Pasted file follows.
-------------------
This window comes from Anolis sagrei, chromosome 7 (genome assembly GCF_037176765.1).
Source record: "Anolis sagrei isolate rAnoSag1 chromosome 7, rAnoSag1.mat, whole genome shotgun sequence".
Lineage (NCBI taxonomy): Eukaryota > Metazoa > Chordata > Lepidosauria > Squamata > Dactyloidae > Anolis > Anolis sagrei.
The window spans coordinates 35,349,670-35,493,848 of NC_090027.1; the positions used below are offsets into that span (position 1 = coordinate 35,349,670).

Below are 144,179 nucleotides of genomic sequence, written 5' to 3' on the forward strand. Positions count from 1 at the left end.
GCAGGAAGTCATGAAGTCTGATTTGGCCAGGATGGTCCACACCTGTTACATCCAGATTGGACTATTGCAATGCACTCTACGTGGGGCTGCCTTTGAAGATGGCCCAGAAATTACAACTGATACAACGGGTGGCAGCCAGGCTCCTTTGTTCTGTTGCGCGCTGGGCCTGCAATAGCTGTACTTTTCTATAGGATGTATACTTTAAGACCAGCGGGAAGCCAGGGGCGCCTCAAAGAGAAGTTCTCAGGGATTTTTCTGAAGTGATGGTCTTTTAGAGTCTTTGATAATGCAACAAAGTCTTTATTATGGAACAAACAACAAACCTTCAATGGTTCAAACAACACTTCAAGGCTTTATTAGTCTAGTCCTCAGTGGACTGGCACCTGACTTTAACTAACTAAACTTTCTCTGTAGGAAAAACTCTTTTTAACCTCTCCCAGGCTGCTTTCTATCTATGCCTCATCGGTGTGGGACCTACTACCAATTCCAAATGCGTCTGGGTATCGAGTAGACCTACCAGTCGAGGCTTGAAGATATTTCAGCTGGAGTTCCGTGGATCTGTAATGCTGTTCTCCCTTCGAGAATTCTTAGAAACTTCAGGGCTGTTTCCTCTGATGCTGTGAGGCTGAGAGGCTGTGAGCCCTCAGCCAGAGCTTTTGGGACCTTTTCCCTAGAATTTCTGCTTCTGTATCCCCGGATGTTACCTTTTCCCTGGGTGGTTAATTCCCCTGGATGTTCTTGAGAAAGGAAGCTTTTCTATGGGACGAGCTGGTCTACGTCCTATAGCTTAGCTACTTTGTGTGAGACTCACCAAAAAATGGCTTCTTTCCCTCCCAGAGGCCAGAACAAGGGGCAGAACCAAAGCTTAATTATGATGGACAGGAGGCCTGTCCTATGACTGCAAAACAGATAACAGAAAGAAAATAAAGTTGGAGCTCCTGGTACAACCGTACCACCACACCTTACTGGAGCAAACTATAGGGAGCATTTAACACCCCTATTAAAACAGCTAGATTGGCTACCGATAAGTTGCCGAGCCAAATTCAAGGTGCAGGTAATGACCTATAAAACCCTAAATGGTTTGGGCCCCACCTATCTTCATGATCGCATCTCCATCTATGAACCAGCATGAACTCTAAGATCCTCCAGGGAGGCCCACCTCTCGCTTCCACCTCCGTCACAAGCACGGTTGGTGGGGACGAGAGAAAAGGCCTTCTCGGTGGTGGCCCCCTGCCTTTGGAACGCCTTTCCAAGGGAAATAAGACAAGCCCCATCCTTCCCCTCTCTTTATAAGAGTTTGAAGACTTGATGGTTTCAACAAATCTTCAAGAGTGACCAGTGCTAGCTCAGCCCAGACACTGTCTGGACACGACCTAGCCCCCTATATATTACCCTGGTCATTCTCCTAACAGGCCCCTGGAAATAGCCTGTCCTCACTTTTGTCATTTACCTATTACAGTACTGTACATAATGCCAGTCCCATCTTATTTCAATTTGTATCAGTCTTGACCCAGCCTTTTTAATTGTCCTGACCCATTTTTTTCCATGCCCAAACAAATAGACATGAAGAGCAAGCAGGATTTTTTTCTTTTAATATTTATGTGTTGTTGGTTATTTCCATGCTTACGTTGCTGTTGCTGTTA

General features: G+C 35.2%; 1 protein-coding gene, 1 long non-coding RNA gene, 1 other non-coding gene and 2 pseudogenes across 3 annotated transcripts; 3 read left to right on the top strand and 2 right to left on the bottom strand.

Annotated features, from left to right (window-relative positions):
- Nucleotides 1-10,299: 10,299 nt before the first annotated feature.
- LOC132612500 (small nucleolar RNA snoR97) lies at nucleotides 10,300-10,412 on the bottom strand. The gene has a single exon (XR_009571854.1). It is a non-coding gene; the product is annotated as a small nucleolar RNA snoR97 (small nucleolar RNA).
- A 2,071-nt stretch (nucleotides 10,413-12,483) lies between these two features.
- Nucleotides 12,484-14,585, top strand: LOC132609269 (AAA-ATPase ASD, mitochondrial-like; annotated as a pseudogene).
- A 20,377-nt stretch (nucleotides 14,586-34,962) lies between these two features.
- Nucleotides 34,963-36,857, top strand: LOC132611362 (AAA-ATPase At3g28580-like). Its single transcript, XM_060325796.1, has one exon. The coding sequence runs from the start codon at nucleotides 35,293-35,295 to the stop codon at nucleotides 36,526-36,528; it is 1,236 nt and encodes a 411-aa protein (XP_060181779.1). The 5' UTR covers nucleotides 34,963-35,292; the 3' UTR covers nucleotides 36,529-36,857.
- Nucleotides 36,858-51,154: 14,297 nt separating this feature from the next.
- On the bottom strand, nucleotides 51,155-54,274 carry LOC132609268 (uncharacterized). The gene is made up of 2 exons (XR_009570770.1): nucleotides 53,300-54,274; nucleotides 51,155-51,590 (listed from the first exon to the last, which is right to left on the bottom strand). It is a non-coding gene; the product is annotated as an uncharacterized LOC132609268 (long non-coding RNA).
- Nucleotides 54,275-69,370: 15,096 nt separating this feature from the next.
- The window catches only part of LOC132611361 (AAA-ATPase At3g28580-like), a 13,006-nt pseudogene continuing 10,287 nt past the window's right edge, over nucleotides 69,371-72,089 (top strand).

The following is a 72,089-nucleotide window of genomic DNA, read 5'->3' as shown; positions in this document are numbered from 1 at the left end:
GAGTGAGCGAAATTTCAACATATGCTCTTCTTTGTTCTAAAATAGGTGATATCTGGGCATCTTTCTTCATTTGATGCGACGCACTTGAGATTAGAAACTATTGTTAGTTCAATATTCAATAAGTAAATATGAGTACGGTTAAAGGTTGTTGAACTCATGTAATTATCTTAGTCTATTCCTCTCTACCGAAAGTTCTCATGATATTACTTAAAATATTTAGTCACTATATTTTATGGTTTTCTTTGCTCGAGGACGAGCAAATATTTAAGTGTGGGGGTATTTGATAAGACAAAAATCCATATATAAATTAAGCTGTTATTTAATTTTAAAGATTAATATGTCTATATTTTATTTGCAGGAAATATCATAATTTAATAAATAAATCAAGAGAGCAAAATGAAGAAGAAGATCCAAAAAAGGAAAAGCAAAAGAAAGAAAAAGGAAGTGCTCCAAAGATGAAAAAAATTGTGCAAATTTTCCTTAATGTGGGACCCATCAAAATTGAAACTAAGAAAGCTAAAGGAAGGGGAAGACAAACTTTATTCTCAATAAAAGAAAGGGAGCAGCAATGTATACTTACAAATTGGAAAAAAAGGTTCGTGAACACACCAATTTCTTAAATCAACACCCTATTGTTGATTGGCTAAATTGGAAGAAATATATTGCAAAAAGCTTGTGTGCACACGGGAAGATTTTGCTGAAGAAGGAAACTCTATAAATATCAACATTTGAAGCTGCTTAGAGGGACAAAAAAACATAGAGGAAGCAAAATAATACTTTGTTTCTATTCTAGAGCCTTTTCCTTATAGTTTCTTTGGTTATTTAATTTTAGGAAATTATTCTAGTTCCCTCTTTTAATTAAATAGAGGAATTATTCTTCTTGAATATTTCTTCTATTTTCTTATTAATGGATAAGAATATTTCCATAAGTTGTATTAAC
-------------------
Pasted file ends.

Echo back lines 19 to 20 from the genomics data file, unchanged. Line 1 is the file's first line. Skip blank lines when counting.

The following is a 72,089-nucleotide window of genomic DNA, read 5'->3' as shown; positions in this document are numbered from 1 at the left end:
GAGTGAGCGAAATTTCAACATATGCTCTTCTTTGTTCTAAAATAGGTGATATCTGGGCATCTTTCTTCATTTGATGCGACGCACTTGAGATTAGAAACTATTGTTAGTTCAATATTCAATAAGTAAATATGAGTACGGTTAAAGGTTGTTGAACTCATGTAATTATCTTAGTCTATTCCTCTCTACCGAAAGTTCTCATGATATTACTTAAAATATTTAGTCACTATATTTTATGGTTTTCTTTGCTCGAGGACGAGCAAATATTTAAGTGTGGGGGTATTTGATAAGACAAAAATCCATATATAAATTAAGCTGTTATTTAATTTTAAAGATTAATATGTCTATATTTTATTTGCAGGAAATATCATAATTTAATAAATAAATCAAGAGAGCAAAATGAAGAAGAAGATCCAAAAAAGGAAAAGCAAAAGAAAGAAAAAGGAAGTGCTCCAAAGATGAAAAAAATTGTGCAAATTTTCCTTAATGTGGGACCCATCAAAATTGAAACTAAGAAAGCTAAAGGAAGGGGAAGACAAACTTTATTCTCAATAAAAGAAAGGGAGCAGCAATGTATACTTACAAATTGGAAAAAAAGGTTCGTGAACACACCAATTTCTTAAATCAACACCCTATTGTTGATTGGCTAAATTGGAAGAAATATATTGCAAAAAGCTTGTGTGCACACGGGAAGATTTTGCTGAAGAAGGAAACTCTATAAATATCAACATTTGAAGCTGCTTAGAGGGACAAAAAAACATAGAGGAAGCAAAATAATACTTTGTTTCTATTCTAGAGCCTTTTCCTTATAGTTTCTTTGGTTATTTAATTTTAGGAAATTATTCTAGTTCCCTCTTTTAATTAAATAGAGGAATTATTCTTCTTGAATATTTCTTCTATTTTCTTATTAATGGATAAGAATATTTCCATAAGTTGTATTAAC